The city received a total of $6.5 million in settlement money from BP for the Deepwater Horizon oil spill, $1 million of which has been set aside for environmental projects. The city council just voted to allocate $250,000 of that money to an “Integrated Sustainability Action Plan” to begin moving St. Petersburg to a 100 percent renewable energy and zero-waste model. In addition, $250,000 will be put toward assessing the city's energy efficiency, and $300,000 will go to evaluating and mitigating the area's risks from sea level rise and hurricanes.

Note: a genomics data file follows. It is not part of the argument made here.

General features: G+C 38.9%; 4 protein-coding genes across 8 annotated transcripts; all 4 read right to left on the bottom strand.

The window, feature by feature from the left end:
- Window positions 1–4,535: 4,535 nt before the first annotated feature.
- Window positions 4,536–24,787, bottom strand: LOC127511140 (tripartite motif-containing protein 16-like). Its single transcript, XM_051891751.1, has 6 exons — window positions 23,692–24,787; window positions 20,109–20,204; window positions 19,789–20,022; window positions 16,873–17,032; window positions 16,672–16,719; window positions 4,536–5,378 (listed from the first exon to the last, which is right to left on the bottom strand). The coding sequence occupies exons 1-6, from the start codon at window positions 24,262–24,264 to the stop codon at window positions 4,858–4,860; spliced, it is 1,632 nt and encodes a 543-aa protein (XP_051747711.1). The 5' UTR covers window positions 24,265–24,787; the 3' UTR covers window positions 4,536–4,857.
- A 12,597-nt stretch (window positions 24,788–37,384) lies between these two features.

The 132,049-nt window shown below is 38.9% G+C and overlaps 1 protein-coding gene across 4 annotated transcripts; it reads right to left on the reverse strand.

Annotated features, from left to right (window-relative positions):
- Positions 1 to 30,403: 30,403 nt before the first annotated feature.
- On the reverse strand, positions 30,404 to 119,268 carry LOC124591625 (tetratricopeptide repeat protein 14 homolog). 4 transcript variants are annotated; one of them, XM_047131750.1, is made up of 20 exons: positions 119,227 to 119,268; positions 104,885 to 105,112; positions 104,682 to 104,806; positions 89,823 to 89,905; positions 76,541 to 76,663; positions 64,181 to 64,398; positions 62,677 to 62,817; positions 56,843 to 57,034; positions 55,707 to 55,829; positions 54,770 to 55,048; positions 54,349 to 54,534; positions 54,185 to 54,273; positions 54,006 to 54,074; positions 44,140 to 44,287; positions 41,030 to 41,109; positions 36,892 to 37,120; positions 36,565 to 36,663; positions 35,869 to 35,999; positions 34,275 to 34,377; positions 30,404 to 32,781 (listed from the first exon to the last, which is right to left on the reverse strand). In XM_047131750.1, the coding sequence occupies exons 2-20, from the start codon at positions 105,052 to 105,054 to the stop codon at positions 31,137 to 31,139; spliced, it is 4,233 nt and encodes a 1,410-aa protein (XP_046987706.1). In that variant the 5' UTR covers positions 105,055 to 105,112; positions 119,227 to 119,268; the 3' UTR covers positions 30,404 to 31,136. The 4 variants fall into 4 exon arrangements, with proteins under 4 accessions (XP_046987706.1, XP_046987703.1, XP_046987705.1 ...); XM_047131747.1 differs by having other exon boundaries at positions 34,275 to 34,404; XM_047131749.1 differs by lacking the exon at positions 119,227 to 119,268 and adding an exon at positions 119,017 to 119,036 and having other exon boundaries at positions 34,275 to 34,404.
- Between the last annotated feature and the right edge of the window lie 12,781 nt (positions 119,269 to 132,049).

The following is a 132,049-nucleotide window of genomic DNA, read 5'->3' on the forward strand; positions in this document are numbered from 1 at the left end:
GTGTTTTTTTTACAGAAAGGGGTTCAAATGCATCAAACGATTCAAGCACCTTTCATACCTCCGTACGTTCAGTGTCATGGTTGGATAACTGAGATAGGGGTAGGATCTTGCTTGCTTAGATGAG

These aren't the only moves the city has made toward sustainability. Earlier this summer, Mayor Rick Kriesman issued an executive order for the city to implement policies to eventually become a net-zero municipality, and this budget plan will further his goals.
St. Petersburg is the first city in Florida to commit completely to clean energy, and only the 20th city in the entire country to do so. However, the city has yet to create a timeline for when the transition will be completed. Around the world, many regions and countries—from Germany to Cape Verde to the Philippines—have already made such commitments, pledging to transition to clean energy by as early as 2020, though many places are operating on 20- to 30-year timelines.
[h/t Orlando Weekly]